Balaam arose in the morning and saddled his donkey.
Balaam loathed G-d and His emissaries, the Jewish people, with a passion. By rising early to set out on his mission of evil, he hoped to "remind" G-d how quick the Jews had been to rebel against Him. But G-d informed Balaam that his quickness had been preempted by that of the patriarch Abraham. Abraham had risen early in the morning in order to lovingly and devotedly fulfill G-d's command to sacrifice his son Isaac. The merit of Abraham's love of G-d counterbalanced Balaam's hatred. Abraham's love had been inherited by the Jewish people; their rebellions in the desert had merely been temporary lapses in their inherent, undying devotion to G-d.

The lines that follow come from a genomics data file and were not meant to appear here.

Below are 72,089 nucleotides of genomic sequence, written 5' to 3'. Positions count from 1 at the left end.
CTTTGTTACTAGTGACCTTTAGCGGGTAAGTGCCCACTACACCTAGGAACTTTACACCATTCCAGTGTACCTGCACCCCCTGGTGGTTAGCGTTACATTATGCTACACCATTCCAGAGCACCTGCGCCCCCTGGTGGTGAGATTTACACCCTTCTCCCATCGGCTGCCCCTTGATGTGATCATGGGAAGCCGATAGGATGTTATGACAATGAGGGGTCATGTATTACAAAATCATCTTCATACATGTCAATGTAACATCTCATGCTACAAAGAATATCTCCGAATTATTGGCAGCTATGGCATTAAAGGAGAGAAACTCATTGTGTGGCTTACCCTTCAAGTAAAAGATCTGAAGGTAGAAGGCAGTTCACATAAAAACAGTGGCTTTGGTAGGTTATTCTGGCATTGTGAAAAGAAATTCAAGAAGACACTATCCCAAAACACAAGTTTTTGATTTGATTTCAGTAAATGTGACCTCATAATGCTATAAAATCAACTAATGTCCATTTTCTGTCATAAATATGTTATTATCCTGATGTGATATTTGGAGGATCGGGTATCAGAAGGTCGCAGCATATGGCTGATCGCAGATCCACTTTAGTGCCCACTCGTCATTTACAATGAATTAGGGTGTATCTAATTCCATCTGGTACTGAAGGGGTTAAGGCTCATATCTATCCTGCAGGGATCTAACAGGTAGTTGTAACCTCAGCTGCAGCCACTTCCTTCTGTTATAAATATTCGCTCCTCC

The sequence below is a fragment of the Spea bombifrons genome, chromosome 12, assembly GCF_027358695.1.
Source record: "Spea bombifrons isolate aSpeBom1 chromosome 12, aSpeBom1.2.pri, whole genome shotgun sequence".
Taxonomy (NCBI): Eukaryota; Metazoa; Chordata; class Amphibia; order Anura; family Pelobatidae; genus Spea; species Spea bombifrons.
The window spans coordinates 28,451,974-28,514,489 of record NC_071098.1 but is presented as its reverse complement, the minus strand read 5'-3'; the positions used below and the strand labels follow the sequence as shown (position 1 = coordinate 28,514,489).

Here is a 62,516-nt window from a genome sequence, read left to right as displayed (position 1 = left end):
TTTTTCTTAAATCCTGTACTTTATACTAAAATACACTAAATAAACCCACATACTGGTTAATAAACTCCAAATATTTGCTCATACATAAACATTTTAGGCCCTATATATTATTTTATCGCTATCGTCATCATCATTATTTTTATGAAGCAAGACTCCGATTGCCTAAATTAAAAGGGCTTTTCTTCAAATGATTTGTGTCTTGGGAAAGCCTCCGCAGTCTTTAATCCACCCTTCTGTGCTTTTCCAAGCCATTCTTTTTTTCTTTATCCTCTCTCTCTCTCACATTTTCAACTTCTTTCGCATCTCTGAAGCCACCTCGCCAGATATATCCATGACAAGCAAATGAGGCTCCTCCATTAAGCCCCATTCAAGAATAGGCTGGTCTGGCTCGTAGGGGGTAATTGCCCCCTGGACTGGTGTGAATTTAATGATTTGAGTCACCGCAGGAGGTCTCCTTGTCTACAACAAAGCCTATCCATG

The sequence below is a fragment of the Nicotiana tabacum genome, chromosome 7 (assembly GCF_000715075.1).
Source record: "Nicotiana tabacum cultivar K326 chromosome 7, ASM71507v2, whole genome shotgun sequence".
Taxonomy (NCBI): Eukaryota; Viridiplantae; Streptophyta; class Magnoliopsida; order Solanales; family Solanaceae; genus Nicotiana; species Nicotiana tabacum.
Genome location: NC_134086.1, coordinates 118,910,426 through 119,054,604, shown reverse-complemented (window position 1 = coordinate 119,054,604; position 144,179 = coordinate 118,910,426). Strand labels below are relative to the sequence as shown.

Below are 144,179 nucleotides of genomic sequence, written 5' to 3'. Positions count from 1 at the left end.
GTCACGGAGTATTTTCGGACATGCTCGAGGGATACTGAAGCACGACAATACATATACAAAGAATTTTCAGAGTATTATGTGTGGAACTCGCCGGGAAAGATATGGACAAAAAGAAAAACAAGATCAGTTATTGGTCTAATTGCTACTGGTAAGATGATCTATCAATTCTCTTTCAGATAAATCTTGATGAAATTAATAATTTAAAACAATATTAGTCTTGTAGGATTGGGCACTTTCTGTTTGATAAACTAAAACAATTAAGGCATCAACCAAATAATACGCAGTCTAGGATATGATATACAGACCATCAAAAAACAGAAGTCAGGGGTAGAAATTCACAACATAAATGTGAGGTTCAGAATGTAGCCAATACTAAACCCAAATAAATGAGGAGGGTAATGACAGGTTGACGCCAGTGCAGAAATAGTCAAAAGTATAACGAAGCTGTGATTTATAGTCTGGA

Similarly, whenever we find ourselves having to repair the damage we might have caused by having deliberately disregarded G-d's will, the surest way to make amends for such misdeeds is to bolster our love for Him. This love will in turn transform past misdeeds into the motivation for doing good deeds. Just as G-d transformed Balaam's curses into a blessing, we too can always transform "curses" into blessings.
From Daily Wisdom #2